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Apple Final Cut Express 4

Powerful step up from iMovie By Heath McKnight

Apples Final Cut Express 4 (FCE 4) is a powerful non-linear editing software application (NLE) that is perfect for those working in consumer-based NLEs, such as iMovie, or those looking to start working on a more professional platform.
To start off, Ive never used FCE before; Im what would be called a ?power Final Cut Pro (FCP) editor. I use FCP nearly every day, and have been editing films, TV shows, news, commercials and more on the platform since 1999. Ive always regarded FCE as Final Cut Pro-lite, but I was proven wrong when I sat down to review FCE 4.

FCE 4 has added AVCHD support; AVCHD is a growing consumer high definition acquisition format, developed by Panasonic and Sony. Whats great about the format is its completely tapeless, but still built on the same principles behind HDV and even P2 technology. AVCHD outputs great looking picture and sound, but utilizes state-of-the-art compression to keep the file sizes small to fit on memory cards, hard disk drives (HDD) or DVDs.

FCE 4 also makes it easier to work with projects in iMovie 08, then integrating that into FCE. Through a web search, I found a number of loyal, dedicated FCE 4 and iMovie 08 users who regularly work within the consumer app and finish in the pro-level one. Or, some editors have friends that will do rough cuts in iMovie, then the editor will use the project to finish in iMovie. Almost like an offline/online deal, if you will.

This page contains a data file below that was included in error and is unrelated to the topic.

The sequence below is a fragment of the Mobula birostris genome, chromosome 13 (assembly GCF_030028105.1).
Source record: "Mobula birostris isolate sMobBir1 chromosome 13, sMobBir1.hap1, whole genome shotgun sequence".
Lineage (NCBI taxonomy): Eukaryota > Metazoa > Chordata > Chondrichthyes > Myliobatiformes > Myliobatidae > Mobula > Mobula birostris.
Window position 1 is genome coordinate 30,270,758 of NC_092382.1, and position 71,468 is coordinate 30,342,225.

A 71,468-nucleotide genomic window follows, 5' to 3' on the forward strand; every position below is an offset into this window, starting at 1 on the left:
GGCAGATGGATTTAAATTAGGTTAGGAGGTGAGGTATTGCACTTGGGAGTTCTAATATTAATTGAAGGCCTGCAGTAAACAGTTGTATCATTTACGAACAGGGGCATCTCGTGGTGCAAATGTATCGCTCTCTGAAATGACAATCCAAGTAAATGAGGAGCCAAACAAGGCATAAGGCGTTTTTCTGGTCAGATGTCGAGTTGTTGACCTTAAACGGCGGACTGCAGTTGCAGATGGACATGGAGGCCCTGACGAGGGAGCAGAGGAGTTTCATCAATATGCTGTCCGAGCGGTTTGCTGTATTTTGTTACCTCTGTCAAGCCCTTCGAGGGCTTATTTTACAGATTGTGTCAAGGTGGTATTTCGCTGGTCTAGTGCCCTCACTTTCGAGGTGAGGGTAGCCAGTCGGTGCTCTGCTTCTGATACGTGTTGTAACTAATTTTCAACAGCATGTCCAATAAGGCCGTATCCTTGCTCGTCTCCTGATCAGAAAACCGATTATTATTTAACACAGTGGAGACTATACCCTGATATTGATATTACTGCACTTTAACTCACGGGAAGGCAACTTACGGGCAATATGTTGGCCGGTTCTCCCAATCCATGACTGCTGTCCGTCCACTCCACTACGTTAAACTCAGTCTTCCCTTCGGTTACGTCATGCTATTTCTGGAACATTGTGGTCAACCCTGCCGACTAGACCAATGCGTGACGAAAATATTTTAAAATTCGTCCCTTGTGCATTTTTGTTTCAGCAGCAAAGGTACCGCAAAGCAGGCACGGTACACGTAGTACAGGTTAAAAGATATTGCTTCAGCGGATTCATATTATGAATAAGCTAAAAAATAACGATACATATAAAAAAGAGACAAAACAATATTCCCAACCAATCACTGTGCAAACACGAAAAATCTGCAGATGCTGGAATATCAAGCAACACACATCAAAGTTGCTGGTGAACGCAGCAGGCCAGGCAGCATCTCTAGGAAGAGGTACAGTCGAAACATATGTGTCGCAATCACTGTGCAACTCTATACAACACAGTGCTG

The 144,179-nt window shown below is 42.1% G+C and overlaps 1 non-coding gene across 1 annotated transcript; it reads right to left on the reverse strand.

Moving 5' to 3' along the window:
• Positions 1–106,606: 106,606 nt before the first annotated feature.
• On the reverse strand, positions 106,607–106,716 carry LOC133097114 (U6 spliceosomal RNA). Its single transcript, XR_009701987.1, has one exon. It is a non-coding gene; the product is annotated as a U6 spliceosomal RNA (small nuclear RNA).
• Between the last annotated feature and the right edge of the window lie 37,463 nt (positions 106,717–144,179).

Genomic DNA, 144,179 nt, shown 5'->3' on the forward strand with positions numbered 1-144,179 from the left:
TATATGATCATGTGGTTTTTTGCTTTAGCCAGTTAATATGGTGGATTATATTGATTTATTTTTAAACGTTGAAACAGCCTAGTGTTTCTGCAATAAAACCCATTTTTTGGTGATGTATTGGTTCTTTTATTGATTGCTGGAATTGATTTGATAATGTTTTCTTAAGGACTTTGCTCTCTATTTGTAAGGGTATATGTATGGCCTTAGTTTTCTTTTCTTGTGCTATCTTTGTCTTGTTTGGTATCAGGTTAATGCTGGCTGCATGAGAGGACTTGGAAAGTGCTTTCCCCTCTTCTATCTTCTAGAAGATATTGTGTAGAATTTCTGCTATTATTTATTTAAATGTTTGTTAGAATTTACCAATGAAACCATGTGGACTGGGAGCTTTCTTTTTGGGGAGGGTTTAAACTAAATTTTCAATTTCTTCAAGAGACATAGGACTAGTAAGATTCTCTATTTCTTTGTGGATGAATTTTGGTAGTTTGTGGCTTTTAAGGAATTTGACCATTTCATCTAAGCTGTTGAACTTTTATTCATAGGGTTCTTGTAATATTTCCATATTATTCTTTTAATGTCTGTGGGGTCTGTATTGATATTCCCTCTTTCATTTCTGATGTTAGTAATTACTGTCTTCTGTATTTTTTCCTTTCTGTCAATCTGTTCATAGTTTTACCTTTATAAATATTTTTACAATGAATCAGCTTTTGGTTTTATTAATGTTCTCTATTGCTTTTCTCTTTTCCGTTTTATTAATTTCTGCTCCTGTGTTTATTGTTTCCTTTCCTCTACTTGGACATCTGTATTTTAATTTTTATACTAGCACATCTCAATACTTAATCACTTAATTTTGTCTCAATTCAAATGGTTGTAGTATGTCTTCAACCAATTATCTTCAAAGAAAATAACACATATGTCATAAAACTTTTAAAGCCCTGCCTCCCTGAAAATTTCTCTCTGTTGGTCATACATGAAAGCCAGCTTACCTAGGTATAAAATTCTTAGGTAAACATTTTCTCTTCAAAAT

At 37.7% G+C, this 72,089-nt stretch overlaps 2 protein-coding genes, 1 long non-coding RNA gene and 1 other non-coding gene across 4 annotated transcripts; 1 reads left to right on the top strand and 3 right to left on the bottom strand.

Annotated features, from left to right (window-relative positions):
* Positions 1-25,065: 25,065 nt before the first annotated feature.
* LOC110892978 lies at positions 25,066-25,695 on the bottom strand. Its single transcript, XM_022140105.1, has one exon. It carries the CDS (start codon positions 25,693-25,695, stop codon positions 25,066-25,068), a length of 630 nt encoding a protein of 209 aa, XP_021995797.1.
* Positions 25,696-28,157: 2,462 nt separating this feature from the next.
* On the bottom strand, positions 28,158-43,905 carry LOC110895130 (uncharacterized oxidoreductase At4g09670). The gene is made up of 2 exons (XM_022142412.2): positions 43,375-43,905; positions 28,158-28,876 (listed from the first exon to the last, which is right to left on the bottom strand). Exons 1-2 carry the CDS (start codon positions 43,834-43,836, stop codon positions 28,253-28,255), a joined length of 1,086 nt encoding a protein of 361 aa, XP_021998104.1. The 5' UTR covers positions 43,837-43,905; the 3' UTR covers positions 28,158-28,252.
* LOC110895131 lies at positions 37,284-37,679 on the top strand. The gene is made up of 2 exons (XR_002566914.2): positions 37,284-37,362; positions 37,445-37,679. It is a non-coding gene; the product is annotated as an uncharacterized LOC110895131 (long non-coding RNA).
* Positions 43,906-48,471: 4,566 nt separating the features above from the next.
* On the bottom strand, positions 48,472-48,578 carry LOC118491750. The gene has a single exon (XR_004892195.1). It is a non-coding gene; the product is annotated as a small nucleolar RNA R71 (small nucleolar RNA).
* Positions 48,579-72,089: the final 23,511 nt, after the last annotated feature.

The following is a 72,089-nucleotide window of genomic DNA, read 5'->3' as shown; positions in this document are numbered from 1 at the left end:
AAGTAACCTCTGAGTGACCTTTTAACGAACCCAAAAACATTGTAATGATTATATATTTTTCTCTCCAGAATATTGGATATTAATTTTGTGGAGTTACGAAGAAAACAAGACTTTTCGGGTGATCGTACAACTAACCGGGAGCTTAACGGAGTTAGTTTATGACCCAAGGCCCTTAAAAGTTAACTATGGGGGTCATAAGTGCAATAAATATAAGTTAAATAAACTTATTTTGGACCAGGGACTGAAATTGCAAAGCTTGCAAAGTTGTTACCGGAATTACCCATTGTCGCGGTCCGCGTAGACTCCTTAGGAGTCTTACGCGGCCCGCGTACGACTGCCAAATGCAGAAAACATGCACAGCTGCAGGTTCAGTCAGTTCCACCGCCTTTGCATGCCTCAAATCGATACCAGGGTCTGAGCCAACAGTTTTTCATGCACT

Anyway, I was excited to try FCE 4 out. The first thing I noticed was I am wrong to call it Final Cut Pro-lite: This is a nearly-full featured version of FCP, and made me partly wish this app was around in 1999, when I first began editing on Final Cut Pro. It has many of the tools and functions youll find in FCP, and in some ways its easier to work with.
I captured and edited a 00:01:30 project for a non-profit organization. I had already done this in Final Cut Pro 6, but I wanted to see how things worked. I had no issues and rendering times were comparable. The project was shot in 1080i HDV, but delivered over the Web in a frame size of 600 x 338, via QuickTime H.264 encoding.

Overall, capturing and editing in FCE 4 is very similar to Final Cut Pro, except you cant do batch capturing. But to be honest, more and more Im just finding my clips from a timecode sheet, or hunting through the tapes, and just using Capture Now vs. logging and batch capturing. You can work with all the same tools to trim or lengthen your clips, add key frames, and more.

Like FCP 6, Final Cut Express 4 has an open format timeline, so you can edit together DV, HDV and AVCHD footage without any problems. This was a pleasant surprise, because I was testing the app out with DV (60i) and HDV (60i and 50i) footage.

When capturing AVCHD and HDV clips, FCE 4 uses the Apple Intermediate Codec (AIC), which has become a fine codec to use within newer versions of FCE, iMovie and Final Cut Pro. However, AIC can make HDV and AVCHD clips quite a bit larger in size, so make sure your second internal hard drive or external FireWire drive is large enough to handle the AIC clips.